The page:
Home Real stories The birth of bread chip: why say yes had to happen

The birth of bread chip: why say yes had to happen

Johan Bruinsma (Commercial Director Van der Meulen) was a successful sales director at PepsiCo and later at Hero for many years. “Don’t get me wrong, I loved my time at those companies, but while I was there we began to realise that things needed to change in the way we produced and marketed chips and other kinds of snacks.”

So why the need for change? Aside from all the artificial colouring and flavouring, a key issue for Johan is how producers give their snacks that familiar ‘moreish’ quality that has you grazing through huge quantities of chips without ever feeling satisfied. Most traditional chips contain a lot of MSG, which gives chips that added umami taste that intensifies the savoury flavour of foods, but that some (though to be fair not all) experts believe also has addictive qualities.

From corporate man…

For many years, Johan Bruinsma was a successful sales director at PepsiCo and later at Hero. “Don’t get me wrong, I loved my time at those companies, which are full of good people just doing their best. But while I was there we began to realise that things needed to change in the way we produced and marketed chips and other snack foods.”

So why the need for change? Aside from all the artificial colouring and flavouring, a key issue for Johan is how producers give their snacks that familiar ‘moreish’ quality that has you grazing through huge quantities of chips without ever feeling satisfied. Most traditional chips contain a lot of MSG, which gives chips that added umami taste that intensifies the savoury flavour of foods, but that some (though to be fair not all) experts believe also has addictive qualities.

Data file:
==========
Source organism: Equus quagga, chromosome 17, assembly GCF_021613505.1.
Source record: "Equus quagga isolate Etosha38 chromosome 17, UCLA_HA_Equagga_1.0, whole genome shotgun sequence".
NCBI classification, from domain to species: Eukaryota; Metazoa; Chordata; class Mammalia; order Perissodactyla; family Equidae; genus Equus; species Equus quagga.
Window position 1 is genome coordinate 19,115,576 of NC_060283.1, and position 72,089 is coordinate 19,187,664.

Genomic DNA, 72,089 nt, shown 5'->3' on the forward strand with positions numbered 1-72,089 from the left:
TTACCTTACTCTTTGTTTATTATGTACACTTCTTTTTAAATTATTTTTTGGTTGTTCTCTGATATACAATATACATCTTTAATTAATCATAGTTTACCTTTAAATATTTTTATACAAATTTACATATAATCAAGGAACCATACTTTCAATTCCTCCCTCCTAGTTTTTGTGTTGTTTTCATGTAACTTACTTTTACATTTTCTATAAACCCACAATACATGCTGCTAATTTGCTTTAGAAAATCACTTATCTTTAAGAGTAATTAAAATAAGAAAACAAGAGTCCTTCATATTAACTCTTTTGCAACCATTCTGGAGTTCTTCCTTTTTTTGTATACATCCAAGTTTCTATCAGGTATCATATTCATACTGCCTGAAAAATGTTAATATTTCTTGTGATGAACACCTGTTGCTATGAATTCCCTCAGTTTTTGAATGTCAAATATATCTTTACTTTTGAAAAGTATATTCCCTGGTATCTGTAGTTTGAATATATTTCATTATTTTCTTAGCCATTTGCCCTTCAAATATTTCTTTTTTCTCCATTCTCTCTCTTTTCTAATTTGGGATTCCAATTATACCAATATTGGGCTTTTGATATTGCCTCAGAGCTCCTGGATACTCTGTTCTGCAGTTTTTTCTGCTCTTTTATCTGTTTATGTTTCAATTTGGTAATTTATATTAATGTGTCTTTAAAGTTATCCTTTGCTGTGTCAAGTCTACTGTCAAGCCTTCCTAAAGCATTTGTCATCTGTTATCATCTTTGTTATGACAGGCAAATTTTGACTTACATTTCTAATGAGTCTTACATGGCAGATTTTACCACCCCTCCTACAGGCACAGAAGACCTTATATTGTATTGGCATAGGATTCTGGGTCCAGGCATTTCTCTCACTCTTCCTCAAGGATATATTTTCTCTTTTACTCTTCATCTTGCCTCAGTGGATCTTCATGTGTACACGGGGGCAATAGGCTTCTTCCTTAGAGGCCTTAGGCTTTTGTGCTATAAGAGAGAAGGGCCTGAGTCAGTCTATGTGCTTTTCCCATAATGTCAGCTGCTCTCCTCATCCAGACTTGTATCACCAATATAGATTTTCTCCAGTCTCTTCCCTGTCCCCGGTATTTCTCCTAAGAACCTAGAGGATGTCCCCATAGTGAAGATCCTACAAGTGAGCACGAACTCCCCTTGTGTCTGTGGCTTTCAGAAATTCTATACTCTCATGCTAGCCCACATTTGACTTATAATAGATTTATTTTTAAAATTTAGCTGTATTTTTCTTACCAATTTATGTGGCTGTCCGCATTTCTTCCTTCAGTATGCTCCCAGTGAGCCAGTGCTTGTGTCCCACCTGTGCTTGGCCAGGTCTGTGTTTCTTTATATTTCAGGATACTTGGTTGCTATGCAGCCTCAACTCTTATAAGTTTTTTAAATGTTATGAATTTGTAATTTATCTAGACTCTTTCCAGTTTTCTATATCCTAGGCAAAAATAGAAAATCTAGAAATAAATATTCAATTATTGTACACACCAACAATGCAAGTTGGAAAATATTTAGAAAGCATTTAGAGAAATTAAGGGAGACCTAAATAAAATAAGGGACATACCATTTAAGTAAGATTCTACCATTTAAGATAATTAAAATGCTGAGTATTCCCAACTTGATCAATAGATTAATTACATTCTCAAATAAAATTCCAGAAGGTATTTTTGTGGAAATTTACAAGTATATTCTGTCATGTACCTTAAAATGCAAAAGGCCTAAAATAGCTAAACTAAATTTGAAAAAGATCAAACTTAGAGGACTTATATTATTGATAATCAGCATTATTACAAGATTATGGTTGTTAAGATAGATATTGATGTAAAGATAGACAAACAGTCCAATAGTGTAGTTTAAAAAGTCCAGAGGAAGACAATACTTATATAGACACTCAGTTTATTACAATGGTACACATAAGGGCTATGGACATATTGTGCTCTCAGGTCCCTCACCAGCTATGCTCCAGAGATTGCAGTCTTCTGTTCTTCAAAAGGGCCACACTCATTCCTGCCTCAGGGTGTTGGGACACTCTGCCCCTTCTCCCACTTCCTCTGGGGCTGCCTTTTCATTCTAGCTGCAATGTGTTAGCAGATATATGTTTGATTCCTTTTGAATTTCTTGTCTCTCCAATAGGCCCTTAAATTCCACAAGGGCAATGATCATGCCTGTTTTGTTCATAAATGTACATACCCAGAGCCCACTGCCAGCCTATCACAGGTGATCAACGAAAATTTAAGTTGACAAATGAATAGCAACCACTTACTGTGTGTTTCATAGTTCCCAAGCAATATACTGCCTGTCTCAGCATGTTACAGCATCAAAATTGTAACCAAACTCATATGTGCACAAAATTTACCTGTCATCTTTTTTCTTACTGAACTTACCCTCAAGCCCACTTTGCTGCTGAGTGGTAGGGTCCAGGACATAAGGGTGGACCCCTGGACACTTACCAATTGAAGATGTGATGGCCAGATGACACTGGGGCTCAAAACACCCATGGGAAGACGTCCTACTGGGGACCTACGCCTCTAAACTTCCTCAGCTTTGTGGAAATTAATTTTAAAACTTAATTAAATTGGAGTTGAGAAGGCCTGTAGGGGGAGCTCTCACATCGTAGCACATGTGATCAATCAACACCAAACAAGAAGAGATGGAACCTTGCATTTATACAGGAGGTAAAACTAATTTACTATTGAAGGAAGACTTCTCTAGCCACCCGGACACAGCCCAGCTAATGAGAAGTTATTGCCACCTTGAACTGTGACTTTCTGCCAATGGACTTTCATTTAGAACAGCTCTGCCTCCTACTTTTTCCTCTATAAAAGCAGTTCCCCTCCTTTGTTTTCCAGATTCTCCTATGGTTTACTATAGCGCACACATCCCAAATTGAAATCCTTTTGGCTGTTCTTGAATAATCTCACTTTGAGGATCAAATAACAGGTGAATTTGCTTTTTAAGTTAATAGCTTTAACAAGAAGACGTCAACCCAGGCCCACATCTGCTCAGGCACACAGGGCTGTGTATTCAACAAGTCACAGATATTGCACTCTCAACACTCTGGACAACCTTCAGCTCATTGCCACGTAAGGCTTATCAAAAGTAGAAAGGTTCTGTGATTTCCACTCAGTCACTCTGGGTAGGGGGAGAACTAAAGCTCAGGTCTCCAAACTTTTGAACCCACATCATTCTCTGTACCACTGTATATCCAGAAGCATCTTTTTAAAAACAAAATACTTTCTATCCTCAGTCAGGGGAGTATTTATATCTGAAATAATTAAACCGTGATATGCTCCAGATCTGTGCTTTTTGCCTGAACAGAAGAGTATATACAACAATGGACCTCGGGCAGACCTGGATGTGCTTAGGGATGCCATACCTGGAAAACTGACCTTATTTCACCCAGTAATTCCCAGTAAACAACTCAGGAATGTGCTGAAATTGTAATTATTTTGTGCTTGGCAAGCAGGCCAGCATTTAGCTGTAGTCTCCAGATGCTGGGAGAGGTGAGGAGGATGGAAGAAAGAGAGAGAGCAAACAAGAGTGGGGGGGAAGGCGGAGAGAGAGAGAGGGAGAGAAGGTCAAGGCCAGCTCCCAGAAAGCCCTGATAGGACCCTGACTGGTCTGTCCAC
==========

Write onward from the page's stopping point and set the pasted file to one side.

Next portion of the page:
Whether that’s true or not, Johan feels there’s something unnatural about the fact that with most potato chips, when you eat more you don’t feel less hungry. “When you eat a few Say Yes bread chips, you start to feel full, just like you would do with other normal food. That’s got to be healthier, if only in terms of obesity issues.”

Johan soon realized, however, that it would be difficult if not impossible for the big players in the industry to really change their ways. “First, the drivers will always be profit and volume. Moreover, managers are always answerable to more senior managers, who in turn are answerable to shareholders. In the end, the big decisions are made a long way from the consumer. No matter how committed your technical, sales or marketing people may be, they’re not in a position to challenge the basic principles behind why you’re trying to sell these chips. Not because they’re bad people, but because abstract economic drivers like volume and profit remain the basis of the business model. If you don’t follow them as a corporation, your business isn’t sustainable.”

…to family man

Fortunately for Johan, there are still companies around with other business models. And even more fortunately, in 2009 he got the chance to join one. “When I was offered the position of Commercial Director at Van der Meulen it wasn’t a difficult decision. It was a genuine family-owned business, which appealed to me. And it was near our home in Friesland in the rural north of the Netherlands, and commuting to work with a family with two young boys was becoming a real strain.”

Given his background, it wasn’t long before Johan saw a gap in the market that Van der Meulen might be able to fill. He knew from industry research there are six snacking moments in the average person’s day. “I thought, what if we can produce a natural bread product that people will eat at other snacking moments, like in the evening watching TV or with drinks, as an alternative to chips?”